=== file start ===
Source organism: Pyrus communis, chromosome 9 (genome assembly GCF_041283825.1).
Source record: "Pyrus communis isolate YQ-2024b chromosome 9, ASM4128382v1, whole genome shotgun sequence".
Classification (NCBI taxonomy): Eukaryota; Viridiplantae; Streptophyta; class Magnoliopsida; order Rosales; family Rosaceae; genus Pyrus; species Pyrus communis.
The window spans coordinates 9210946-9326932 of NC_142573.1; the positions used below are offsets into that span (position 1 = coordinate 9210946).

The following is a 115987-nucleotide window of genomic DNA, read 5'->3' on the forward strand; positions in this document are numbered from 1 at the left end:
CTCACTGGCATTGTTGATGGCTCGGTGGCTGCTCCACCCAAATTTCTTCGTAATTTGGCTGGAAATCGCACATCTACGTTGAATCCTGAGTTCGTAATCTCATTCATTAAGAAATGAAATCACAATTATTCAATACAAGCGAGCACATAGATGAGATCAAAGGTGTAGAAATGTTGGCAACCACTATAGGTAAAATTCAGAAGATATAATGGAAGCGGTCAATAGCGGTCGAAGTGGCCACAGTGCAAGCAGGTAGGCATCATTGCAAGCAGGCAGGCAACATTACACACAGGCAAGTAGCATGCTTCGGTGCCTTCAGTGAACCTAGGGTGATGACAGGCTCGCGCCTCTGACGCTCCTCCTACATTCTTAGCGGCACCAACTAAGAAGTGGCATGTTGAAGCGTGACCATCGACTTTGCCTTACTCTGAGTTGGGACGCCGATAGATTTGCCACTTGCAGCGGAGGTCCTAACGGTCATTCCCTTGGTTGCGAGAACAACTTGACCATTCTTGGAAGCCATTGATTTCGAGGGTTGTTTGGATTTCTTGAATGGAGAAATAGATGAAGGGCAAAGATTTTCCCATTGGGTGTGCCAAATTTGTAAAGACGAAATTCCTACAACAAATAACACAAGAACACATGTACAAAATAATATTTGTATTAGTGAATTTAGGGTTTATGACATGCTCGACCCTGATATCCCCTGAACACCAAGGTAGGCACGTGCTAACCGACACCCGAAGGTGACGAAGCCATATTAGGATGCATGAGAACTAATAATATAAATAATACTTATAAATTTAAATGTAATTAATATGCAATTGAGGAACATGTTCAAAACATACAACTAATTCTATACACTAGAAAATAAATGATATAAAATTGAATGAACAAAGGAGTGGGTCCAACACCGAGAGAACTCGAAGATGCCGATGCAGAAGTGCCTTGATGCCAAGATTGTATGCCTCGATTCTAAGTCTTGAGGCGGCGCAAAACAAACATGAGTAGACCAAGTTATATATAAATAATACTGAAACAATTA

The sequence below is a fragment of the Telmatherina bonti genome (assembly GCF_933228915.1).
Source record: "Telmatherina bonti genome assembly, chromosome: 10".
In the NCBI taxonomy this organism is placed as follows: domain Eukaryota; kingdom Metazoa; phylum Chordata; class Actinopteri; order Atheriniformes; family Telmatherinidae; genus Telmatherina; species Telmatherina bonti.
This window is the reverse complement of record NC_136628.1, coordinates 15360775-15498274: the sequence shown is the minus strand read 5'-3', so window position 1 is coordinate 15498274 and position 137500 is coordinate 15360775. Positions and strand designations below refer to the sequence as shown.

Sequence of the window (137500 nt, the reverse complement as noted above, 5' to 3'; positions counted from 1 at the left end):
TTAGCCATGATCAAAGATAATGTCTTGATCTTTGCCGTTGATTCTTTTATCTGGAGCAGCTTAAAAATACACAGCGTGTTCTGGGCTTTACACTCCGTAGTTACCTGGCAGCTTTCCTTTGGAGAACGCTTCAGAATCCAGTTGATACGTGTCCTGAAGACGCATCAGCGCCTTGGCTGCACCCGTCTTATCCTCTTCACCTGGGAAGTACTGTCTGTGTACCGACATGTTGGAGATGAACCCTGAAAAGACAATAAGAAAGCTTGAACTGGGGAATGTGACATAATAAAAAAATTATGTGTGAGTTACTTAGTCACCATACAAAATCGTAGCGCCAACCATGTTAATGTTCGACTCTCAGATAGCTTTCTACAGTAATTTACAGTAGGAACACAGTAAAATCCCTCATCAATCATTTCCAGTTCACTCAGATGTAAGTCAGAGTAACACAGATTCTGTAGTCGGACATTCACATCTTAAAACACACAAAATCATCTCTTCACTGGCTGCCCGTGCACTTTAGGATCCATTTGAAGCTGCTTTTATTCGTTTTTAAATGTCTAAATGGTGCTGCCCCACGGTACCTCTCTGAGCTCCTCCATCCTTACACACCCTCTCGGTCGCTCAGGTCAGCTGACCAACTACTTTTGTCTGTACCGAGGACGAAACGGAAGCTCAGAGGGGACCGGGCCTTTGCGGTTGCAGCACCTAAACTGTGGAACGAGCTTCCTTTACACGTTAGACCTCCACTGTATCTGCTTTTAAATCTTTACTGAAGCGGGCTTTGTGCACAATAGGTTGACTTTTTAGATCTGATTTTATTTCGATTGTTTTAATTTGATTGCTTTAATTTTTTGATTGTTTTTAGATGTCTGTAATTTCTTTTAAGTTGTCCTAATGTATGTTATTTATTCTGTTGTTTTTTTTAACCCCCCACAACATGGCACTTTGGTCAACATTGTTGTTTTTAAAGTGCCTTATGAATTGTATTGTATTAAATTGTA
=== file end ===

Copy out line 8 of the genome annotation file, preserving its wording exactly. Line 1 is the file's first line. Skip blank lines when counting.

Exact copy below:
Source record: "Telmatherina bonti genome assembly, chromosome: 10".